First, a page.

Two more Covid-19 patients recover in Hanoi

By Chi Le, Le Phuong   May 21, 2020 | 09:00 pm GMT+7
Two more Covid-19 patients recover in Hanoi
A 60-year-old Covid-19 patient is discharged from Hanoi's National Hospital of Tropical Diseases after recovering, May 21, 2020. Photo by VnExpress/Chi Le.

Two Covid-19 patients in Hanoi, including a relapse, have fully recovered, it was confirmed Thursday, bringing Vietnam’s active cases down to 58.

The two patients, both women, were treated at the National Hospital of Tropical Diseases.

One of them is a 44-year-old woman who works for the Truong Sinh Company, which provides food and logistic services for several Hanoi hospitals, including the Bach Mai Hospital, which had become a major outbreak site.

She is a relapse case who was first confirmed infected on March 29 before being discharged on April 16, then found to have relapsed on April 18.

The other patient is a 60-year-old woman from Ha Loi Village, another major outbreak site. She was confirmed infected on April 13.

"I cried all the time, because I’d neither fallen sick nor made contact with anyone. Even those who were infected with Covid-19 were several hundred meters away from my house, then why did I get infected?" she recalled, expressing happiness on being told she has recovered.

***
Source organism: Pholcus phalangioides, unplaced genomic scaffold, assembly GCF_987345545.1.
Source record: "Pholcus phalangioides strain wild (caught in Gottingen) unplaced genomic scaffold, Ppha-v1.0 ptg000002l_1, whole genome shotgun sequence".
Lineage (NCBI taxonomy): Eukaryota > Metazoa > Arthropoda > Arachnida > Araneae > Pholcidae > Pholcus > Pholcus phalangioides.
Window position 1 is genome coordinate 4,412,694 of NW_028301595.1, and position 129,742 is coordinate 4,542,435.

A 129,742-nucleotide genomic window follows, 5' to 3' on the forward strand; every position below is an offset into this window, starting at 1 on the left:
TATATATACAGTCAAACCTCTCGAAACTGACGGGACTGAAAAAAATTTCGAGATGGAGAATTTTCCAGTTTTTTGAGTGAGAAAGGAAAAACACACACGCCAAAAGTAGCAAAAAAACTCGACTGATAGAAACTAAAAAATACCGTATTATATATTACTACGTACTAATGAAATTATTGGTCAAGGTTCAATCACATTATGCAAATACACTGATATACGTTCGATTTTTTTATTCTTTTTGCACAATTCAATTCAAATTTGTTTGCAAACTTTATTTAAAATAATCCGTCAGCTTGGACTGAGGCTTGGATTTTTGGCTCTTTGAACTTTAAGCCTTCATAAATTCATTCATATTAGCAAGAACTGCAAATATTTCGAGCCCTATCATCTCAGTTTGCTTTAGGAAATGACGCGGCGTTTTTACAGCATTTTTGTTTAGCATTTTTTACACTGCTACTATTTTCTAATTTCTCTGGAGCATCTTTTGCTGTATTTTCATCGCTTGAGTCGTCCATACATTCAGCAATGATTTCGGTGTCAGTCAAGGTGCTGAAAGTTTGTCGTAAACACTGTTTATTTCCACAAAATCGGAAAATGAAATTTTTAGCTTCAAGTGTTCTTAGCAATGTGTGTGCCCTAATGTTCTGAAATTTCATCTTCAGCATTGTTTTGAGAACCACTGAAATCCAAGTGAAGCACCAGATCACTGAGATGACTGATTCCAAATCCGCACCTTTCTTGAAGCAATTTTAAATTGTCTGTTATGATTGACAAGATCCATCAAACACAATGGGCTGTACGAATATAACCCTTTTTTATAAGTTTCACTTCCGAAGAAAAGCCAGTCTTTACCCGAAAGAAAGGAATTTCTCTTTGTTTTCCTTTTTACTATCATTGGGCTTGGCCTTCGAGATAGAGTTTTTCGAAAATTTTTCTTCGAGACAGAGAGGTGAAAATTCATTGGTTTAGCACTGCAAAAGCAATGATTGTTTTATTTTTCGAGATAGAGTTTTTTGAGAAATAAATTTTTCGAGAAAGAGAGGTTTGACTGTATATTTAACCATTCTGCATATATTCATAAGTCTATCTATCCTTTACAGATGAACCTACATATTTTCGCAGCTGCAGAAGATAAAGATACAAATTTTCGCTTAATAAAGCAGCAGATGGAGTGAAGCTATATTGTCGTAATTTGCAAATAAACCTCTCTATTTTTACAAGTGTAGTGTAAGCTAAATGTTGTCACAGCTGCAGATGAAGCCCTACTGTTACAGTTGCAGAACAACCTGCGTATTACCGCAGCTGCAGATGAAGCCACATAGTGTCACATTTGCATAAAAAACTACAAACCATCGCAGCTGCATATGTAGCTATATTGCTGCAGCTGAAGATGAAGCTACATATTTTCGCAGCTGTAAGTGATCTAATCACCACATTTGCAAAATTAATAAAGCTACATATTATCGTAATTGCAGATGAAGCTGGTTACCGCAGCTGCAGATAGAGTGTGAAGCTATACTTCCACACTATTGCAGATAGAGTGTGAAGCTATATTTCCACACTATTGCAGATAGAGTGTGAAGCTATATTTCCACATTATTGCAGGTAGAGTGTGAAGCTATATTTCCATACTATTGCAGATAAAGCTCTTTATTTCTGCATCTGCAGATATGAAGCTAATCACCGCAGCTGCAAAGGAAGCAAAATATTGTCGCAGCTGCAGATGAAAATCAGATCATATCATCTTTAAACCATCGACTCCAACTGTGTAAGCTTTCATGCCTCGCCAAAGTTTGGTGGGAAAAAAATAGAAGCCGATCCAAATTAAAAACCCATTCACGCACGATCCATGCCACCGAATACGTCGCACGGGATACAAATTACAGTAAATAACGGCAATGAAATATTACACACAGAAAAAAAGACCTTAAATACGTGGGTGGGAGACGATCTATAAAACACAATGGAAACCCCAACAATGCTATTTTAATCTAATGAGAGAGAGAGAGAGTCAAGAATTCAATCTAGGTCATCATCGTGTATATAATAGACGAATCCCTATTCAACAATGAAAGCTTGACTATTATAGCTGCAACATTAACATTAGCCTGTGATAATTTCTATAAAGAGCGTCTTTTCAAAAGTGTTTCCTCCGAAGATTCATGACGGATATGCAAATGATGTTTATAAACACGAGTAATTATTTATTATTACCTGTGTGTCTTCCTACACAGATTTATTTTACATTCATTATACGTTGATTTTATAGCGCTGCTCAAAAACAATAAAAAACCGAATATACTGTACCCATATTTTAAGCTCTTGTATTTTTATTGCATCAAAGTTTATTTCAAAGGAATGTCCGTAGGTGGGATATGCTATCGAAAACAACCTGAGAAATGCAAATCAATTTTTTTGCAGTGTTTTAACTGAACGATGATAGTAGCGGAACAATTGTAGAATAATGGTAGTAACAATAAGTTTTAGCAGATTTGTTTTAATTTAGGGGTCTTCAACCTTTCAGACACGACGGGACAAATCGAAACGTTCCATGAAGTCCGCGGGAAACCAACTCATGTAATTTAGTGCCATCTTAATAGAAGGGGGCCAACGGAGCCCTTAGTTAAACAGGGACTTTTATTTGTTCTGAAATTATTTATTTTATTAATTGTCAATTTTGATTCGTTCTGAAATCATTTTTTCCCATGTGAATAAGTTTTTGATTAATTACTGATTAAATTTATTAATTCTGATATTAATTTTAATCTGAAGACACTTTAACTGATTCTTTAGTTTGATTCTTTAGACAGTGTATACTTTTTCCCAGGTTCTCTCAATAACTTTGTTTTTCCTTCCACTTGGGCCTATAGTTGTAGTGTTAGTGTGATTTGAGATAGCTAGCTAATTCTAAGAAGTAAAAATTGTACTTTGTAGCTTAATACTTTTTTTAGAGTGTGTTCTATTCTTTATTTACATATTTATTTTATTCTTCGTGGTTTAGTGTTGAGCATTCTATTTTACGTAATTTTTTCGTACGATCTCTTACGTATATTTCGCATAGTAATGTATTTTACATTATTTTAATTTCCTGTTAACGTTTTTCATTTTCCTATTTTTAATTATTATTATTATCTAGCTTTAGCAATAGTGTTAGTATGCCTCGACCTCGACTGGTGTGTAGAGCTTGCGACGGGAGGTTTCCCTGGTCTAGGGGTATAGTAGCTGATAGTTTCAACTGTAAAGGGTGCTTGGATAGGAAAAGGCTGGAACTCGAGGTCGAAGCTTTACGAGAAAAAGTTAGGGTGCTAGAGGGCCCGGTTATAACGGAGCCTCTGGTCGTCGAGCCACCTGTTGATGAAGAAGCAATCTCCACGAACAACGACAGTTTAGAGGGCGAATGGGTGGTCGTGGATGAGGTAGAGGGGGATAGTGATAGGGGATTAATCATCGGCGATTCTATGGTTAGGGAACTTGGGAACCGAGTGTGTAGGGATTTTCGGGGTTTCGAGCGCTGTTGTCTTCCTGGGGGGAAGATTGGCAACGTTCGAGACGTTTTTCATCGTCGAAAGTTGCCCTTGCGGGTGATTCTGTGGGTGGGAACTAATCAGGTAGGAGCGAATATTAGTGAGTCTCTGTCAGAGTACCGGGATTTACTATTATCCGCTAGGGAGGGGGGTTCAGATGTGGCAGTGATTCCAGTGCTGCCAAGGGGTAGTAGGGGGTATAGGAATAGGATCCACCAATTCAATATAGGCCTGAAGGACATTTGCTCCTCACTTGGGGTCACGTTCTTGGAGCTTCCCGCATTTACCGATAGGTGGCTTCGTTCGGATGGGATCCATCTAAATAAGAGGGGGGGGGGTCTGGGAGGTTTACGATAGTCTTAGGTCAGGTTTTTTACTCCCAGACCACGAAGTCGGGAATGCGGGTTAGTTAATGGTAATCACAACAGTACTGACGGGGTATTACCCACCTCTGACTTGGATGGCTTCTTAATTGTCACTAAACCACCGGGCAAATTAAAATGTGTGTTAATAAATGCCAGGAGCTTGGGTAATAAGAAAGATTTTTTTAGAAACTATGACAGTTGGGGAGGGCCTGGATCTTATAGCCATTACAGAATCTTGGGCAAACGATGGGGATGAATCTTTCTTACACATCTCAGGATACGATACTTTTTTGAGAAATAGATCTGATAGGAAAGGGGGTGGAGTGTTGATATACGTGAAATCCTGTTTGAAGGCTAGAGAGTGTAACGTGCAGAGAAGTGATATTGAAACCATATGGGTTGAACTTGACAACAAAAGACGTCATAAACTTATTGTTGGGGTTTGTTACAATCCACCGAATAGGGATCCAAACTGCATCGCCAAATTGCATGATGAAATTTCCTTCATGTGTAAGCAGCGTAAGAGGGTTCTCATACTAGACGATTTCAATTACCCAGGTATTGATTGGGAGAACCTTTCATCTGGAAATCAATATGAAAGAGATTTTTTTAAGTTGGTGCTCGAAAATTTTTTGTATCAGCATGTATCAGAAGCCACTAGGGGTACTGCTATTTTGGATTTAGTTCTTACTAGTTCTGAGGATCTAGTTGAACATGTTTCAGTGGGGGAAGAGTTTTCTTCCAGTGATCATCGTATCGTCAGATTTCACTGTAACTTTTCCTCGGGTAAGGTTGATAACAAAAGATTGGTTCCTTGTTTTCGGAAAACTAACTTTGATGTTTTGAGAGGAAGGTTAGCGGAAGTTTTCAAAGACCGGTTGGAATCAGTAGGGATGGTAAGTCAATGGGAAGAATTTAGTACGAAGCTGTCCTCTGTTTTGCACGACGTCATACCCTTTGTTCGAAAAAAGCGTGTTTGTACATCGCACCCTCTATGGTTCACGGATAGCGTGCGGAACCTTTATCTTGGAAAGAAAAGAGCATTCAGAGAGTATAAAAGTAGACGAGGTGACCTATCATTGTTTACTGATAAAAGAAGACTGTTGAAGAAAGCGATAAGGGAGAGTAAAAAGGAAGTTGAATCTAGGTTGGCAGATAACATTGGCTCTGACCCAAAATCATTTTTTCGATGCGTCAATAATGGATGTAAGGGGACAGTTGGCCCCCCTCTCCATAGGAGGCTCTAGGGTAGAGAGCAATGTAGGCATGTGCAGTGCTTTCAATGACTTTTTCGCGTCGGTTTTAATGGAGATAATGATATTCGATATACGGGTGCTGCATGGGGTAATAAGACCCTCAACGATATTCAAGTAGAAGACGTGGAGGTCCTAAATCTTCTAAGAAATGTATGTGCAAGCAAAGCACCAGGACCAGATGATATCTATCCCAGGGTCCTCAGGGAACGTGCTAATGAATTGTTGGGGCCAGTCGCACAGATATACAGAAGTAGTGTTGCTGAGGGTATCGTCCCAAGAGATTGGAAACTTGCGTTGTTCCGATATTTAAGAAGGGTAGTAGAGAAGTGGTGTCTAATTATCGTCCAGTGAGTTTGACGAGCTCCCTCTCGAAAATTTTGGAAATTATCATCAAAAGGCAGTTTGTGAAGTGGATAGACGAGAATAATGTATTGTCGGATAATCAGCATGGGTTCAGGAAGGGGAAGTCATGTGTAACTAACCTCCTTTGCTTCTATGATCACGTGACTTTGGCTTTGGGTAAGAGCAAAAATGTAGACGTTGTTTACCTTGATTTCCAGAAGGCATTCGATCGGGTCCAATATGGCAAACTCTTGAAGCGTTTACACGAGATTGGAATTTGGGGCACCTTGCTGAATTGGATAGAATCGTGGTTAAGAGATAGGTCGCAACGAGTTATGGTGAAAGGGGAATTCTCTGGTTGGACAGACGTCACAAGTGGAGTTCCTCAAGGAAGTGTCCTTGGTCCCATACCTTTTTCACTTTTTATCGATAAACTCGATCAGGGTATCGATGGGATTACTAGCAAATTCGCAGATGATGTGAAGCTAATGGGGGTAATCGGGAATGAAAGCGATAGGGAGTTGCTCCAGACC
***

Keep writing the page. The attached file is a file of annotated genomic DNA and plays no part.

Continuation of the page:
Vietnam has confirmed 324 Covid-19 cases so far and has recorded no community transmission for over a month.

The country’s most seriously ill Covid-19 patient, a 43-year-old British man designated as "Patient 91," was announced free of the novel coronavirus Wednesday morning. However, his condition remains critical and he is on life support.

Doctors said Thursday said they were trying to help the patient breathe with his own lungs by gradually making him less dependent on the extracorporeal membrane oxygenation (ECMO) machine. His lungs are now 30 percent functional, compared to 10 percent a week earlier.

"The patient’s lungs are getting better, so ECMO stats are being gradually reduced so the patient can practice breathing with his own lungs," said Nguyen Van Vinh Chau, director of the HCMC Hospital for Tropical Diseases, where the patient is being treated.

Reducing ECMO stats means reducing blood flow speed and oxygenation levels facilitated by the technique, allowing the lungs to play a bigger role in oxygenation. Once the stats have gotten low enough and oxygenation levels are still fine, the patient can stop relying on ECMO, said Chau.

The Health Ministry had earlier announced a decision to give "Patient 91" a lung transplant. It planned to transfer him to Cho Ray Hospital for further treatment and even back to the U.K. when he's well enough to fly.

 
 
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